The legislation covers three types of lobbyist: consultant lobbyists who are paid to lobby for clients; in-house lobbyists for corporations and in-house lobbyists for organisations. The registrations are available on the Internet. Recent amendments to the legislation have tightened the definitions of lobbying and removed a number of loopholes.
While the Canadian system is more rigorous than many, it is fairly typical of registration systems in established democracies in that it requires that those who lobby on behalf of organisations in which they work or on behalf of clients to register their names, their firms' names and the issues upon which they are lobbying or will lobby. The systems may be more or less elaborate and may require information such as how many and what sorts of resources are being expended in the lobbying effort(s).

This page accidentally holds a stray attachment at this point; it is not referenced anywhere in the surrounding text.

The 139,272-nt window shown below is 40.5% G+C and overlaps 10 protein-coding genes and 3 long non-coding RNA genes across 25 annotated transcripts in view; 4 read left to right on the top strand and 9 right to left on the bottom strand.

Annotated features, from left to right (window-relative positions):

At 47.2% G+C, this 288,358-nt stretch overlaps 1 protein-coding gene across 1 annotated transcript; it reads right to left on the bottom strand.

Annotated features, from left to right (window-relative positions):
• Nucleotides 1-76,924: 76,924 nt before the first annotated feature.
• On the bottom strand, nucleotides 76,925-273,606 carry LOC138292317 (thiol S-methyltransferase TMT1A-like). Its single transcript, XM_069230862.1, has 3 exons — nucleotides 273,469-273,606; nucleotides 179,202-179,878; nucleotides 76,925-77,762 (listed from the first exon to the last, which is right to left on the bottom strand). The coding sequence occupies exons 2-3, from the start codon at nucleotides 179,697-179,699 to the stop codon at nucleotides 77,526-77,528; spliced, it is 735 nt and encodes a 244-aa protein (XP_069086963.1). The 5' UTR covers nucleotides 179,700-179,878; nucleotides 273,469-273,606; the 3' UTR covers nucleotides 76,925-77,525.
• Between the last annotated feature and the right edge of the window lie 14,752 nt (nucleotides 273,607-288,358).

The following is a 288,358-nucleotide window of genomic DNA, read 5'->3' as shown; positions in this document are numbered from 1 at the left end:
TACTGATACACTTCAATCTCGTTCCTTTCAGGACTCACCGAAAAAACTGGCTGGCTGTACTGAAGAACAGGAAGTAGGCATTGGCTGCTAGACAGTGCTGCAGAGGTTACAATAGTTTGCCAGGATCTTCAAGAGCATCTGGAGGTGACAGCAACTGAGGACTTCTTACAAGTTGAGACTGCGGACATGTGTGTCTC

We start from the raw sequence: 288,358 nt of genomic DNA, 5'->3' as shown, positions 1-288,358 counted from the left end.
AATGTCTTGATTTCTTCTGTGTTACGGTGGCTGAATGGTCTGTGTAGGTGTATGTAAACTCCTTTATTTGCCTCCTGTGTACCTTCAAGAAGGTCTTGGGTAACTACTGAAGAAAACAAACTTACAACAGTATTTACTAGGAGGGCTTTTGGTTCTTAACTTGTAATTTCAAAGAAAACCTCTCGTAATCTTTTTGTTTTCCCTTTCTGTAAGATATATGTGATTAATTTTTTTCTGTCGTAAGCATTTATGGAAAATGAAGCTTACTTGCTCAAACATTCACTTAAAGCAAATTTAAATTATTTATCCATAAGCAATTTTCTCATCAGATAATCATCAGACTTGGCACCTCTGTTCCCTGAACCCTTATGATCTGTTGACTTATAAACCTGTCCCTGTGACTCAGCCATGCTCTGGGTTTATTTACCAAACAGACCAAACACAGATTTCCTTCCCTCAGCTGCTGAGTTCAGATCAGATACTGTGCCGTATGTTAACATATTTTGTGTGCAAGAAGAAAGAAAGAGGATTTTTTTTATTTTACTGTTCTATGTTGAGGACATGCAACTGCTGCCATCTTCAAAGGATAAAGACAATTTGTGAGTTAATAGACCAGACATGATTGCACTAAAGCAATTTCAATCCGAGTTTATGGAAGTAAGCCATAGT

In Australia, by comparison, we're in the dark. We don't know who is being paid to lobby the government, on which issues, and what departments and agencies they are contacting. Unless the amount is sufficient to trigger disclosure by an MP, we don't know how much is being spent to inform, persuade and cajole our decision makers. It's time we caught up with the rest of the world and made sure that, while we may not all be able to get the access that money can buy, we can at least subject the process to scrutiny, mount any contrary views in the public domain and then judge the decisions of our governments knowing who has been in their ears. Accountability should be more than a fashionable buzzword.